If you'll be receiving a draw on a sales commission, it's very important to understand its pros and cons, how the amount of the draw is calculated, and how taxes are computed.
The primary advantage of a draw against commission is that you, the salesperson, has some regular income and an ongoing incentive to meet sales goals. The disadvantage is that the draw must be paid back if sales commission levels aren't met. On the other hand, the employer may lose the draw if the employee quits.
Your employer will usually have a good idea about your projected income or what you can reasonably expect to earn, based on the territory, sales rep experience and market expectations. The draw is based on a percentage of that figure, and the amount of the percentage varies depending on the industry, the territory, reasonable living expenses and the sales representative's experience.
For example, if your projected commission is $4,000 a month, the company could offer a draw of $500 a week, or $2,000 a month. That means you would be paid $500 a week. At the end of the month, if you met the $4,000 sales goal, you'd be paid an additional $2,000. If sales were $3,000, you would earn an additional $1,000; if sales were $5,000, you'd earn an additional $3,000.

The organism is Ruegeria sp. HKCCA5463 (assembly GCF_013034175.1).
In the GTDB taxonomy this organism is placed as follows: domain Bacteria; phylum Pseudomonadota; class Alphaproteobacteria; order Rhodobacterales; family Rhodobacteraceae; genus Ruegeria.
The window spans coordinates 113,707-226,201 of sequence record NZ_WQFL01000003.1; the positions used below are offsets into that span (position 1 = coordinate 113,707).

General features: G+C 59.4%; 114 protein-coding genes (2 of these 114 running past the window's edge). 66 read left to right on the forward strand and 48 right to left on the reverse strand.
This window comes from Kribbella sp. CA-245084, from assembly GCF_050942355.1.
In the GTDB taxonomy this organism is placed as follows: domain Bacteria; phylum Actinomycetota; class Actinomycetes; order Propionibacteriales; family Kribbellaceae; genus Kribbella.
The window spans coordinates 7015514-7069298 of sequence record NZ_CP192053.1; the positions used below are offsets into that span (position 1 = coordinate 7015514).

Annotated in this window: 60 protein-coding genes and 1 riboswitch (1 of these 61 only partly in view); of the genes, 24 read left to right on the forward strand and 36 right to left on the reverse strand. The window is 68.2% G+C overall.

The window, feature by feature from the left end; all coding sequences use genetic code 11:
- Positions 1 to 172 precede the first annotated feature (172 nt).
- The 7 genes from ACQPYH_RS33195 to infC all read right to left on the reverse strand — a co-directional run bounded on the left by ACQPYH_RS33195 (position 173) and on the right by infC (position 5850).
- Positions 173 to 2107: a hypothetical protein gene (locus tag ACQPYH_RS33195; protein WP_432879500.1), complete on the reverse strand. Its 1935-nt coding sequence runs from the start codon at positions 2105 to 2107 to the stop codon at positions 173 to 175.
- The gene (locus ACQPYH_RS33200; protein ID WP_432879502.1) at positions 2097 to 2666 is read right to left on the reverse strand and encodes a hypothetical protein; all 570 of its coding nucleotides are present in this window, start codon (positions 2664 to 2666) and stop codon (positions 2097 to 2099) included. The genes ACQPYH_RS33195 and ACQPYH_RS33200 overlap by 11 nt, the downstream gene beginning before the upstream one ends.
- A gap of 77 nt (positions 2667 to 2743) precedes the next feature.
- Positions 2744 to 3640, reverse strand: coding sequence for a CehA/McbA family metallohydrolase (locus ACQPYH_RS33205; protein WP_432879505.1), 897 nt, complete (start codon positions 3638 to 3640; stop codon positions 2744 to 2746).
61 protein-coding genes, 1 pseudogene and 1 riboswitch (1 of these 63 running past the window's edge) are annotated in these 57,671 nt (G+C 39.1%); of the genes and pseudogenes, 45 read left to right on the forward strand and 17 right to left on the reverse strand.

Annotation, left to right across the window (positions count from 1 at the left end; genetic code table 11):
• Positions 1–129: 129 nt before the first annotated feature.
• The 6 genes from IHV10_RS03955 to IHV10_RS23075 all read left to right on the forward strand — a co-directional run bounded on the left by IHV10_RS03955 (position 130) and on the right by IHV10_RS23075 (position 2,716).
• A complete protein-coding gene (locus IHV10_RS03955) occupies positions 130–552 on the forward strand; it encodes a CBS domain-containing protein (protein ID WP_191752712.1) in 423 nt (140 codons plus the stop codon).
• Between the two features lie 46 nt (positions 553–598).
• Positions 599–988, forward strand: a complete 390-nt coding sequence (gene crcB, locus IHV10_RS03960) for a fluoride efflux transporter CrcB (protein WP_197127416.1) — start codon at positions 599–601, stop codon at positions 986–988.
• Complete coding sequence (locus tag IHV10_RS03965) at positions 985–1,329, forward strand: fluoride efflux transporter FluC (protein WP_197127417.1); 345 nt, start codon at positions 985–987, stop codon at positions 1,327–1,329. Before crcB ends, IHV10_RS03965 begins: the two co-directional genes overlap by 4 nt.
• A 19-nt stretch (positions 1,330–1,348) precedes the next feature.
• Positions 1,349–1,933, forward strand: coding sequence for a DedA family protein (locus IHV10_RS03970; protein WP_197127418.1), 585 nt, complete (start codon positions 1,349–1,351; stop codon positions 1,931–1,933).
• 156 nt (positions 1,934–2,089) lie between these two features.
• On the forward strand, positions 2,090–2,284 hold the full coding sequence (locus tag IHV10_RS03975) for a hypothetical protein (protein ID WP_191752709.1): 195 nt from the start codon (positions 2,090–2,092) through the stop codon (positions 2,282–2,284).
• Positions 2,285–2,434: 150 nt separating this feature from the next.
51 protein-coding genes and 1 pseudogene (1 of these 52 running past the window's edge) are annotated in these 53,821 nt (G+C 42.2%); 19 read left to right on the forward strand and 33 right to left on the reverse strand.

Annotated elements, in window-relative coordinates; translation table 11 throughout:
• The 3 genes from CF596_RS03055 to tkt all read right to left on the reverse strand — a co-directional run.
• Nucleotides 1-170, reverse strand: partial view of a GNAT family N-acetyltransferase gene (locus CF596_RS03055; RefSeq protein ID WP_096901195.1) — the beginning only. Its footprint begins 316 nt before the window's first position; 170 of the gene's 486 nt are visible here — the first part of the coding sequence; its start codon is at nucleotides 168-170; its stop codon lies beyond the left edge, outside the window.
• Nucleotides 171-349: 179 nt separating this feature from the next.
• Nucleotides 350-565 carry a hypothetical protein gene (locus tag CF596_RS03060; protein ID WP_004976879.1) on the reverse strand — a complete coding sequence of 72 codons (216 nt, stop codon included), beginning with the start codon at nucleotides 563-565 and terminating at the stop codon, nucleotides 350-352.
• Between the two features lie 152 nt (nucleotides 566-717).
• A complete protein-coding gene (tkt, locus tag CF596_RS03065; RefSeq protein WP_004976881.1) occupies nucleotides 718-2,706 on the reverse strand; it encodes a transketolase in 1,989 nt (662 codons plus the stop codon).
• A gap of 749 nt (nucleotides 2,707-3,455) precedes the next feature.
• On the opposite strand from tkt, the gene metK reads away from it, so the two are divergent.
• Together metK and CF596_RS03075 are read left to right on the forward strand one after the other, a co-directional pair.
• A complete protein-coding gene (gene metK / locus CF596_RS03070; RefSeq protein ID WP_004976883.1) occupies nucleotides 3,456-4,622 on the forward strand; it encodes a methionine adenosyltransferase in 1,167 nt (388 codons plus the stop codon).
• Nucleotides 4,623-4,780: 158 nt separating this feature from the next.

What if your overall commissions fall short of your draw? That depends on the terms of your agreement with your employer. Some companies require repayment of the draw right away, while others allow some additional time or sales cycles to help you establish a territory and make up the draw.
Calculating taxes on sales commissions is relatively simple: The draw and the commission are taxed together as ordinary income. For example, say you earned a $25,000 draw and an additional $50,000 in commission. Total compensation for the year is $75,000, and taxes must be paid at the appropriate income rate.
Some earners may be surprised by their tax bill if they haven't planned for right tax rate all along. For example, if you receive a monthly draw of $2,000, your employer may withhold taxes at the tax rate appropriate for an annual income of $24,000. When you receive a bonus of $50,000 that raises your total income up to another bracket, don't be surprised to discover that you'll be paying Uncle Sam at a higher tax rate.
For more on taxes and other financial obligations, see the links on the next page.